Among people suffering from TB disease, three out of four have disease affecting the lungs. If not treated immediately, the bacteria have the potential to destroy the lungs and kill the person.

Multidrug-Resistant Tuberculosis (MDR TB)

MDR TB is a form of drug-resistant TB in which TB bacteria can no longer be killed by at least the two best antibiotics, isoniazid (INH) and rifampin (RIF), commonly used to cure TB. As a result, this form of the disease is more difficult to treat than ordinary TB and requires up to two years of multidrug treatment.

People may get MDR TB in two ways:

  1. Directly, if they spend time with an MDR TB patient and breathe in the MDR TB bacteria
  2. If they already have active TB and do not properly follow their prescribed treatment regimen or TB medicine is not reliably available to them.

The inconsistent use of TB antibiotics gives the bacteria enough time to evolve and evade the first-line anti-TB medicines, and regular TB may then progress to MDR TB, which is more challenging to treat.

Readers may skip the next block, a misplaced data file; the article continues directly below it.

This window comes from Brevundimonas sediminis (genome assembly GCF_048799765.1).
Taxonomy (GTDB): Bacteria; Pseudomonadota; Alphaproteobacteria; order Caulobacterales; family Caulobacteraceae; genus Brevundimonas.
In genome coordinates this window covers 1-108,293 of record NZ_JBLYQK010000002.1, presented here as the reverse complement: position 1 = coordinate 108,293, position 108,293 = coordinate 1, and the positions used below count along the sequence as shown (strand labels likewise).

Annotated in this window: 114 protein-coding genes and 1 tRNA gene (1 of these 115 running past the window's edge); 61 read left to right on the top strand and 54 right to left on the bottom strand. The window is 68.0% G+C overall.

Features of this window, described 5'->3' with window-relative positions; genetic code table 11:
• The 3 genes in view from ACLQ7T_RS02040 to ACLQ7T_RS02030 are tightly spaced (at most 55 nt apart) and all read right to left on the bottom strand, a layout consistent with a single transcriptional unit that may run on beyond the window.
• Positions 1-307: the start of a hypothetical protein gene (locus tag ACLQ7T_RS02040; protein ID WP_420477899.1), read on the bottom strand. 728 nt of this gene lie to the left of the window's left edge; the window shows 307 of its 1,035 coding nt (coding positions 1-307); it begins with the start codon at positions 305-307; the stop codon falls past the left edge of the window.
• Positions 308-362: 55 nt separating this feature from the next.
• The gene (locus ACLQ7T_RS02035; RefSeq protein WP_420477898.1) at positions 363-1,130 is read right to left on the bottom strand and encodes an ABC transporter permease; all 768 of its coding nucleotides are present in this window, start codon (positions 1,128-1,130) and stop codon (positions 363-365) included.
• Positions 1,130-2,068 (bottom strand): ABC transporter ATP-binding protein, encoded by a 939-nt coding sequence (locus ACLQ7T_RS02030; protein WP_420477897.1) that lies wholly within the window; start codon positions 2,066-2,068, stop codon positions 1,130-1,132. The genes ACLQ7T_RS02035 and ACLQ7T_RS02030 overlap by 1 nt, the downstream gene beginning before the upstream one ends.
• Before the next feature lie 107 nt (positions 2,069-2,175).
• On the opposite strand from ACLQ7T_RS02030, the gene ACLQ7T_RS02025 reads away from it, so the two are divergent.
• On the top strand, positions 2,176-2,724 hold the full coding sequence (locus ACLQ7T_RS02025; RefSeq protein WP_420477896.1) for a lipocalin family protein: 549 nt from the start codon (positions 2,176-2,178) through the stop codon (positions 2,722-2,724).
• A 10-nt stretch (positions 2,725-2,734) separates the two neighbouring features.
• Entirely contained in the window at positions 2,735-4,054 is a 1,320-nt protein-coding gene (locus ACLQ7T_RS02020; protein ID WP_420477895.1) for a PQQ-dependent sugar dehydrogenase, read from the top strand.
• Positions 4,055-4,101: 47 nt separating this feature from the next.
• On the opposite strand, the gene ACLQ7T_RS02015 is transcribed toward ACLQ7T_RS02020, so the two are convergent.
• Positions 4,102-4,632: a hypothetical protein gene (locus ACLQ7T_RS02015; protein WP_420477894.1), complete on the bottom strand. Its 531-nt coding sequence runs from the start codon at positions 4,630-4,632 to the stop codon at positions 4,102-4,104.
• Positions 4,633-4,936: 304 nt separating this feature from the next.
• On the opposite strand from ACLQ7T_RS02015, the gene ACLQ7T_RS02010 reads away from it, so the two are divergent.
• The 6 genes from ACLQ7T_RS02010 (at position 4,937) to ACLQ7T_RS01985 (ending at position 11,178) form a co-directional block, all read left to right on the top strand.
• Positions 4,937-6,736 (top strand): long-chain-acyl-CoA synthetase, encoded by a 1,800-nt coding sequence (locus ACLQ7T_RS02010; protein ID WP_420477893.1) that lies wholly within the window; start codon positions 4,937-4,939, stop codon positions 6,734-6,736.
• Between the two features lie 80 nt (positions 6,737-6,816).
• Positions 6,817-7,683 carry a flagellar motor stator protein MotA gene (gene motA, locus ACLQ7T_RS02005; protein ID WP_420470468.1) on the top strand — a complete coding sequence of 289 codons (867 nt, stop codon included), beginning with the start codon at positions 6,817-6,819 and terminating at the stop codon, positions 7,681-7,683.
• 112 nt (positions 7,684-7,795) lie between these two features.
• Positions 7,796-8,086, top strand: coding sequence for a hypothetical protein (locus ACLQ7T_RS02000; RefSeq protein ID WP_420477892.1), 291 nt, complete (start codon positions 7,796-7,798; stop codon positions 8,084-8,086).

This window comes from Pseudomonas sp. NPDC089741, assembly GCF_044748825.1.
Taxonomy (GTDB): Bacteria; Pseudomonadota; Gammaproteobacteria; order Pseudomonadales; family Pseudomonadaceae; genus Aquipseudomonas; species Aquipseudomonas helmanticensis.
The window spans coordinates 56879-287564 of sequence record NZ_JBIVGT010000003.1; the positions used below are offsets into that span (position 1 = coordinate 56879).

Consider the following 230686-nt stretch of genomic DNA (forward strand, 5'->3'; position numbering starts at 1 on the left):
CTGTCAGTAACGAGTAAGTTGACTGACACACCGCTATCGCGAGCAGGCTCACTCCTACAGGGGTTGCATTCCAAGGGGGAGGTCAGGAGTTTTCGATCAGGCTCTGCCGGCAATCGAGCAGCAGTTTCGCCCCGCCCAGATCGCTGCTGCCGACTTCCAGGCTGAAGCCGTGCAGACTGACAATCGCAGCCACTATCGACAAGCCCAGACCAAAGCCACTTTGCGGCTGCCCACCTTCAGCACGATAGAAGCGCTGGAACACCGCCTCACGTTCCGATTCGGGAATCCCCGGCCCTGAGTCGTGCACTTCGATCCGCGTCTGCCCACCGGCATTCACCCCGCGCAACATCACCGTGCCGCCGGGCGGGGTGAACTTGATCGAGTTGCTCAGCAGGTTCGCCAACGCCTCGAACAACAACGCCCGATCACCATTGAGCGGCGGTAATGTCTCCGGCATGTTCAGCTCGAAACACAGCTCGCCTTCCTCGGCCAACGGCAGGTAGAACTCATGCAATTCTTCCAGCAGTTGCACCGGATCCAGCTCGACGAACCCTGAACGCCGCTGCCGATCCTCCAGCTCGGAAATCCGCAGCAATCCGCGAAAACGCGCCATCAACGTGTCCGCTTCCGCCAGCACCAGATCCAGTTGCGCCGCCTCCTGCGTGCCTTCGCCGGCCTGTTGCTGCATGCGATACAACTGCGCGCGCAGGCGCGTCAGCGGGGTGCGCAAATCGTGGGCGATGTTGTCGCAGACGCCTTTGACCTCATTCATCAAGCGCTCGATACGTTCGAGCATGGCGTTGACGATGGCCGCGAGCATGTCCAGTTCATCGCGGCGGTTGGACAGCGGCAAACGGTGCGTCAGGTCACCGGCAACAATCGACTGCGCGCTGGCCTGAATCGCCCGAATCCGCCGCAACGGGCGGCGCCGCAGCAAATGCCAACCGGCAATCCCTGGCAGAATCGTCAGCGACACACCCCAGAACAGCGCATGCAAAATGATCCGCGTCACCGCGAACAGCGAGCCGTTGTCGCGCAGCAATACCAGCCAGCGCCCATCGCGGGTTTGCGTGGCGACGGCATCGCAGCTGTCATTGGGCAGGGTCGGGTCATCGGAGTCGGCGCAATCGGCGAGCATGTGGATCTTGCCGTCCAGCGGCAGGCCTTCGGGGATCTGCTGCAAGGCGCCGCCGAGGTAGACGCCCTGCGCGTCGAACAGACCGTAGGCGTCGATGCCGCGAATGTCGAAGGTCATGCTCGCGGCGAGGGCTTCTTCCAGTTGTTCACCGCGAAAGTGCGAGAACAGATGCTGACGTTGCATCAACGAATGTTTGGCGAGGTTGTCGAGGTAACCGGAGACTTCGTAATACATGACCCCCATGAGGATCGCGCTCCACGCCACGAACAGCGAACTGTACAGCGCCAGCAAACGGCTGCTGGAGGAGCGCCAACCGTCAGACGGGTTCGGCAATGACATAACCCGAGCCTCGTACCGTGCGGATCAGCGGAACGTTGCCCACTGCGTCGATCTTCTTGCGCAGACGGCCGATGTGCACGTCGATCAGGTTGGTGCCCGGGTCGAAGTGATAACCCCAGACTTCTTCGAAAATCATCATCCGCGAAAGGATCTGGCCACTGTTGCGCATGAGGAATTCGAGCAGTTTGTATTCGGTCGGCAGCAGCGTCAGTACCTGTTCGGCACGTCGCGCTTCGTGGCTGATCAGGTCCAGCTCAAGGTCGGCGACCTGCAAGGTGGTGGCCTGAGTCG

Extensively Drug-Resistant Tuberculosis (XDR TB)

XDR TB is a less common form of multidrug-resistant TB in which TB bacteria have changed enough to circumvent the two best antibiotics, INH and RIF, as well as most of the alternative drugs used against MDR TB. These second-line drugs include any fluoroquinolone and at least one of the other three injectable anti-TB drugs: amikacin, kanamycin, or capreomycin. As a result, this form of the disease needs up to two years of extensive drug treatment and is the most challenging to treat.

People may get XDR TB in two ways:

  1. Directly, if they spend time with an XDR TB patient and breathe in the XDR TB bacteria
  2. If they already have MDR TB or active TB and do not properly follow their prescribed treatment regimen, or TB medication is not reliably available to them

The inconsistent use of TB antibiotics gives the bacteria enough time to evolve and evade most if not all TB drugs, making it extremely difficult or impossible to treat XDR TB.

Content last reviewed on July 27, 2016